My music at the moment spans many projects. I compose for my quartet – a jazz-rock quartet called SuperPostHardBop which is comprised of drums, double bass, bass clarinet and saxophone – my first project since I started meeting players here at Codarts. We incorporate ideas from free-jazz to rock and progressive rock. Our sound is very much inspired by Tom Waits, but there is also a lot of improvisation. We have two video clips coming out soon – one for a song called ‘California Station’ which we shot with two dancers, and another which features animation by a friend of mine. I wrote both these songs whilst living in Rotterdam studying composition, so they definitely represent my experiences here. The colours of the city, the school and the Rotterdam scene are inside of them for sure.
My latest project, and the one I’m most proud of, is the Plankton Orchestra. I formed a band of 25 people in one night. I sent them all a message and they replied enthusiastically, then after one week we had our first concert. It was a crazy night at a squat house party in the south of Rotterdam – probably the best experience I’ve ever had in my life. Some exciting things are cooking in this period with the orchestra, but it’s not easy to organise a meeting with 25 people at the moment. I designed a game where I play cards with the audience which will then trigger what the orchestra plays, but I won’t say too much about that as I don’t want to spoil the surprise!
The musicians I play with are my friends from inside the scene and they come from all over the world. We have any instrument- you name it! This eclectic, international feeling is the symbol of the music scene here – and of what Rotterdam is for me.
I contacted one of my heroes, Ben Goldberg – probably one of the greatest clarinet players currently active in the jazz scene, and was finally able to have an online lesson with him. We meet every week and it’s amazing. He is the kind of teacher who doesn’t just teach music but also opens up a lot of conversation about deeper layers of expression. Hopefully, I’ll make it over to San Francisco to have a lesson with him in person once this is all over!
The best thing I’ve listened to in these months since I’m spending so much time in the middle of a forest is how amazing the birds are and how much we suck compared to them as musicians and singers. We completely suck. They are incredible. I bought a super nice portable recorder as I want to transcribe what they sing. I think that if humankind starts to become a bit less egocentric and listen not only to what other people say and do but also to what other species do and sing, there is an immense amount out there which can help us a lot in this period. A period in which, for example, there are no concerts. If you pay attention to the outside world, things are happening.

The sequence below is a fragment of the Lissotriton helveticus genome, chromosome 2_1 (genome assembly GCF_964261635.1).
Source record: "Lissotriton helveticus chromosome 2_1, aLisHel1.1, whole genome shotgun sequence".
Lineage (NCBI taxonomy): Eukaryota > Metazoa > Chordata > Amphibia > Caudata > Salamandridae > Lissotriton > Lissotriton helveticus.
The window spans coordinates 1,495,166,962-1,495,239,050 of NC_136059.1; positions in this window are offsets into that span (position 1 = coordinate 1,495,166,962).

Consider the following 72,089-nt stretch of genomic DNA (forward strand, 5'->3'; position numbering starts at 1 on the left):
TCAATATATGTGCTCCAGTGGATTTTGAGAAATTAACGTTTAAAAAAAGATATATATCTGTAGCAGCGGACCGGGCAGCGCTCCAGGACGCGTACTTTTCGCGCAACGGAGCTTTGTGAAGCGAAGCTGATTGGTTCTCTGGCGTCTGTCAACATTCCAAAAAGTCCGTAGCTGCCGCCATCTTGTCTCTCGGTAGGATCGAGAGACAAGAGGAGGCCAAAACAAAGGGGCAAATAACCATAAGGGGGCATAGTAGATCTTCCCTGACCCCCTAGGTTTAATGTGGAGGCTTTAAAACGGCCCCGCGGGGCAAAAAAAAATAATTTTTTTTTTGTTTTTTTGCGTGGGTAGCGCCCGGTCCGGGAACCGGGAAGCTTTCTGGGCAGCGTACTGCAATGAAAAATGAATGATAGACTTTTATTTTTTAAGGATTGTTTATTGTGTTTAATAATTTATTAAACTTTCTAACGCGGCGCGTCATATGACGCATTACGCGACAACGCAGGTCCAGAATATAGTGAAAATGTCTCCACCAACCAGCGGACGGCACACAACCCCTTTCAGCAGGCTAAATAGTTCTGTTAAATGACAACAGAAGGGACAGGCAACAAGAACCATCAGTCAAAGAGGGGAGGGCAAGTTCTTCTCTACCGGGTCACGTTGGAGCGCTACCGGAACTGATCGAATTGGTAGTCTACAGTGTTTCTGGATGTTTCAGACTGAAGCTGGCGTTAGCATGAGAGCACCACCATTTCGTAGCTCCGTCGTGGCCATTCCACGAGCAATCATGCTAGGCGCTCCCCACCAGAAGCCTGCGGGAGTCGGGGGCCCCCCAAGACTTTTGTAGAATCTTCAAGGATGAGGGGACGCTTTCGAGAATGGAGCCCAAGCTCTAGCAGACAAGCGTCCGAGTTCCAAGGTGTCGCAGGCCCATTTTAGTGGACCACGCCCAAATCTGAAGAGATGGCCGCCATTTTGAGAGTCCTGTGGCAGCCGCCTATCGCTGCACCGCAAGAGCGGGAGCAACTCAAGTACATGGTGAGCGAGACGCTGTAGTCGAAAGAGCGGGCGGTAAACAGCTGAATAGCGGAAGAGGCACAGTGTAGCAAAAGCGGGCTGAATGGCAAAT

I also finished my first improvisation board game called Death-melody-question Mark. It’s similar to Monopoly in which you throw dice, play cards, and win and lose points but it’s for free improvisers, or even electronic music and live electronics. It’s very inspired by John Zorn’s work ‘Cobra’. I had so much fun writing the cards. One instructs a player to play a scale while another player has to try and make them laugh and unable to play, and another card instructs a player to play the trumpet with the opposite hand – unfamiliar things. It’s stupid and simple, but funny to play and a nice way to create a piece of music. I sent it to my friends from the Amsterdam conservatory – two trumpet players, a trombone player and a french horn player – so I’m very curious to hear the first review!
This is an exercise which Ben Goldberg gave me. When you have just woken up, and are still yawning and making your very first movements of the day, take your clarinet and play something. The first thing you play is the most personal thing you will ever play during that day as your mind is completely free and not yet distracted by any other thoughts. Every time I do this, I record it and form a little musical piece. I have gotten so many beautiful melodies which will become songs or arrangements for the orchestra. It is a thing which triggers the subconscious part of your music – the moment at which you will not judge yourself. I would suggest this to any artist or to anyone at all who wants to feel inspired, whatever your instrument or artistic tool may be. Salvador Dalí did this also – he fell asleep with a paintbrush in his hand and would wake up and paint something and then fall back to sleep. It’s a great mindfuck exercise.
Well, there’s the work factor. All gigs and concerts have been cancelled and so money-wise it has become difficult. I also lost some private tutoring jobs as some of my students are not young and are not familiar with online lessons. In this sense, for sure it has been a very heavy impact. In my case, as a composer, I can still do a lot of work from home, but I feel especially sad for all the great musicians and performers whose only source of income is to perform. It’s devastating for them.